“But they never consider that I remember all their evil. Now their actions are all around them; they are right in front of my face.” (CSB – Read the chapter)
Do you know what is some good advice: Don’t offend someone with a long memory. Generally speaking, we have a fairly remarkable ability to remember bad or hurtful things that have happened to us. Even a small slight can stick with us for a long time. If we’re not careful, it can become the lens through which we see not only the person who offended us, but everyone with whom we come into contact. Now, when we’re dealing with a person this isn’t good, but it’s not such a terrible deal. When it comes to God, the idea that this kind of thing might even possibly happen is a great deal more uncomfortable of a thought.
The people of Israel were not in a good place. When the ten northern tribes seceded from the southern two during the reign of Rehoboam, the leader of this rebellion was Jeroboam I. Once he had formed this new nation with himself as its king, he quickly realized he had a couple of significant problems. The first was that in spite of the national split, his nation and the southern kingdom, now called Judah after the larger of its two tribes (the other was Benjamin), were still brothers. They were family and while family squabbles can get intense, they generally eventually cool down. The two sides hug and make up and get back on with their lives together.
The “together” part was the problem. If the currently separate nations worked out their issues and got back together, he would be out of a job. He wasn’t all that interested in this happening. Complicating this was his second problem. The people all still technically worshiped the same God. And they all operated on the basis of the same law. And that law stipulated that the only place they could legitimately offer sacrifices to their God was in Jerusalem, the capital of the southern kingdom. Jeroboam understood well that a people who worship together tend to stick together. He couldn’t have his people going to worship with the people he needed for them to see as not only the enemy, but not part of their tribe any longer.
His solution to this was to reintroduce the golden calves of Moses to represent their god, and to set up a new center of worship in the north. This, of course, led the people down a path of idolatry from which they never recovered. God did everything He could to call them back, but absent a few brief flashes of faithfulness in response to more overt action on His part, they stuck with their decision to be just like everybody else around them.
The challenge here was that though they may have been divided politically, God still considered both nations to be His one people of Israel. He acknowledged their split through the prophets He sent, but His plans were still intended to be for both of them. But, the people had drifted so far off the path He was calling them to walk, they couldn’t even see it anymore. They had forgotten what evil was. They didn’t really believe there was anybody watching them; anybody who could have been offended by what they were doing. Or perhaps to put that another way, they were behaving after the expectations of their new gods even though those gods weren’t real and the God who was real wasn’t happy with them.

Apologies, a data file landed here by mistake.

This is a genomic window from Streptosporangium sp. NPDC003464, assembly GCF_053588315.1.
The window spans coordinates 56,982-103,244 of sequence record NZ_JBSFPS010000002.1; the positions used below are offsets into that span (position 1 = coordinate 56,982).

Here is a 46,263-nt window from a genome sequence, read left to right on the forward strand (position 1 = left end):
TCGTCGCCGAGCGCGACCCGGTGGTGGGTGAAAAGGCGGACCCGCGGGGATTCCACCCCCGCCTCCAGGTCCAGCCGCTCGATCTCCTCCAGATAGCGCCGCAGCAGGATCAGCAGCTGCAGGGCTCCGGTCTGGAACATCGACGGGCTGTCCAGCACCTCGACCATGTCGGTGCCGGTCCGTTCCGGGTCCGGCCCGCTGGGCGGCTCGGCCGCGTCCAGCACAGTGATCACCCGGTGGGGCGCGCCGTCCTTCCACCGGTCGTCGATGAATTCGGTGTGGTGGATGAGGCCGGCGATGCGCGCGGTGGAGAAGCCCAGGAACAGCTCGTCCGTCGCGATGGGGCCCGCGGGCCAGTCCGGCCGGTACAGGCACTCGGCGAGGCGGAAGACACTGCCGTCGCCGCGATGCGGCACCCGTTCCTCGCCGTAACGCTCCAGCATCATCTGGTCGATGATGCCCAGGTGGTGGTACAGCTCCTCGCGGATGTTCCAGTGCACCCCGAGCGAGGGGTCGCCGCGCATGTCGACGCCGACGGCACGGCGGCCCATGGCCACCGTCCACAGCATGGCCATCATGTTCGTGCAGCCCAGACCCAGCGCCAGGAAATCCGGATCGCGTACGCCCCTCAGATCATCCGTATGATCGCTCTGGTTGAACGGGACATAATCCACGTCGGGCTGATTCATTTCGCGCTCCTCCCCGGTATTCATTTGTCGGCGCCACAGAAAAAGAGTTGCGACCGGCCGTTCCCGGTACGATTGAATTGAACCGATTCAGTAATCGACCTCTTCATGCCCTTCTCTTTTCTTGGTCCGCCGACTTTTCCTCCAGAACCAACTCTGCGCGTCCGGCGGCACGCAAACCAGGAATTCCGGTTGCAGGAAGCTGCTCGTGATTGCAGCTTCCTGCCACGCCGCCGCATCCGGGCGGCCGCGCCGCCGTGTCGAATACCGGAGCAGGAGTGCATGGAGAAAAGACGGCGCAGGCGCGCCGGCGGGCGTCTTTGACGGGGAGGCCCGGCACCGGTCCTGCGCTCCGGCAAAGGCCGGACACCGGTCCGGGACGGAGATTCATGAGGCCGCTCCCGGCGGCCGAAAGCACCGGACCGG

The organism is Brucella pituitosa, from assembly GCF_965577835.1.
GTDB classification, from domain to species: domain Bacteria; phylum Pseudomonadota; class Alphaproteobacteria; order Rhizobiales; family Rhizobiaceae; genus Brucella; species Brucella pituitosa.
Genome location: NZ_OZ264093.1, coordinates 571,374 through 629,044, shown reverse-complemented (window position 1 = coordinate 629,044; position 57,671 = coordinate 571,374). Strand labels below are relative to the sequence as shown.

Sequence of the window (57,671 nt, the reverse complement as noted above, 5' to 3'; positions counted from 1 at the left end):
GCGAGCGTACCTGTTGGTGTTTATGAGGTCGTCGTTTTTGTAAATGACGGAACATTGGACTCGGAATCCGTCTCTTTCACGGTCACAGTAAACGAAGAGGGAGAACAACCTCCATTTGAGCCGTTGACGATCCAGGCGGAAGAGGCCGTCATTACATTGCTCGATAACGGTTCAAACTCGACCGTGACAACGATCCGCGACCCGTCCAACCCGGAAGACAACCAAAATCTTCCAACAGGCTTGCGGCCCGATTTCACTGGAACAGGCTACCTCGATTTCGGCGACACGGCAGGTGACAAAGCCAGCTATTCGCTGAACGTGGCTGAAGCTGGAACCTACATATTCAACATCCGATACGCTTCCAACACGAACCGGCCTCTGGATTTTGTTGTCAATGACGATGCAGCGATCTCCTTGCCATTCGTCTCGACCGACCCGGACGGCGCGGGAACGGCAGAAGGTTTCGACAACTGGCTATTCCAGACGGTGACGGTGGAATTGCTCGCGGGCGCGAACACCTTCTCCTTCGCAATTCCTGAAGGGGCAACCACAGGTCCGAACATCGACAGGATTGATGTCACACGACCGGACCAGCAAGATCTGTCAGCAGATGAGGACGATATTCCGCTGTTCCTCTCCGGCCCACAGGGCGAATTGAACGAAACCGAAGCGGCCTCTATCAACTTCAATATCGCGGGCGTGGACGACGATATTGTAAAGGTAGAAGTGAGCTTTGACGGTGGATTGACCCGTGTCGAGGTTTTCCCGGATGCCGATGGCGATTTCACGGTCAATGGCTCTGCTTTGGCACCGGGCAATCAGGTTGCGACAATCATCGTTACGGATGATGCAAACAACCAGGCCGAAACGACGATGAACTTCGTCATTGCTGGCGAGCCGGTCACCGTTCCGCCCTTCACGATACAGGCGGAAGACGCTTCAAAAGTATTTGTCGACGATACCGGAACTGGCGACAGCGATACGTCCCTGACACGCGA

God’s words here through the prophet Hosea would have been a bit of a gut punch. He looks at the people and says: “I haven’t forgotten.” They were sinning against Him in every way conceivable and even some ways that weren’t. It was ugly, but they kept at it because they had redefined ugly to be beautiful. Hosea’s reminder was potent: Your sin doesn’t happen without consequence. It doesn’t happen without an audience. Somebody is watching.
Think about the way you behave when you think someone is watching versus the way you behave when you don’t. Hopefully there is a good amount of consistency between one and the next, but my guess is that there’s some space. The people needed to be reminded that someone was watching to serve as a wake up call for them. Now, they didn’t listen, but they were warned.
The question we need to face is this: What does this mean for us (if anything)? Well, it doesn’t mean the same thing that it did for them, that’s for sure. The way God interacted with them was different from us because their covenant was different from ours. We have Jesus and they didn’t. So, can we just ignore this, then?
I don’t think so. It may not mean the same thing for us, but it does mean something. God’s character hasn’t changed even if His covenant with us has. And God’s character is that He takes sin seriously. He takes sin seriously because He takes His holiness seriously. He knows when we sin. Always. We can’t go sin and think no one will see or know. There is nothing hidden from Him and when we have sinned, He keeps track.
But—and this is really important—He doesn’t keep track in order to get us. He keeps track because those sins are keeping us from Him and He doesn’t want that. When we go to Him in Christ, though—and here’s where things get really good—He wipes our entire slate clean. It is scrubbed and done.
So, while God may keep track when we are separated from Him, in Christ we are made new. This is the glory of the new covenant. There is still a book being kept, but in Christ we are evaluated on the basis of Jesus’ record, not ours. That’s grace. And it’s amazing. Stop being evaluated on your record. Go to Christ and be made new.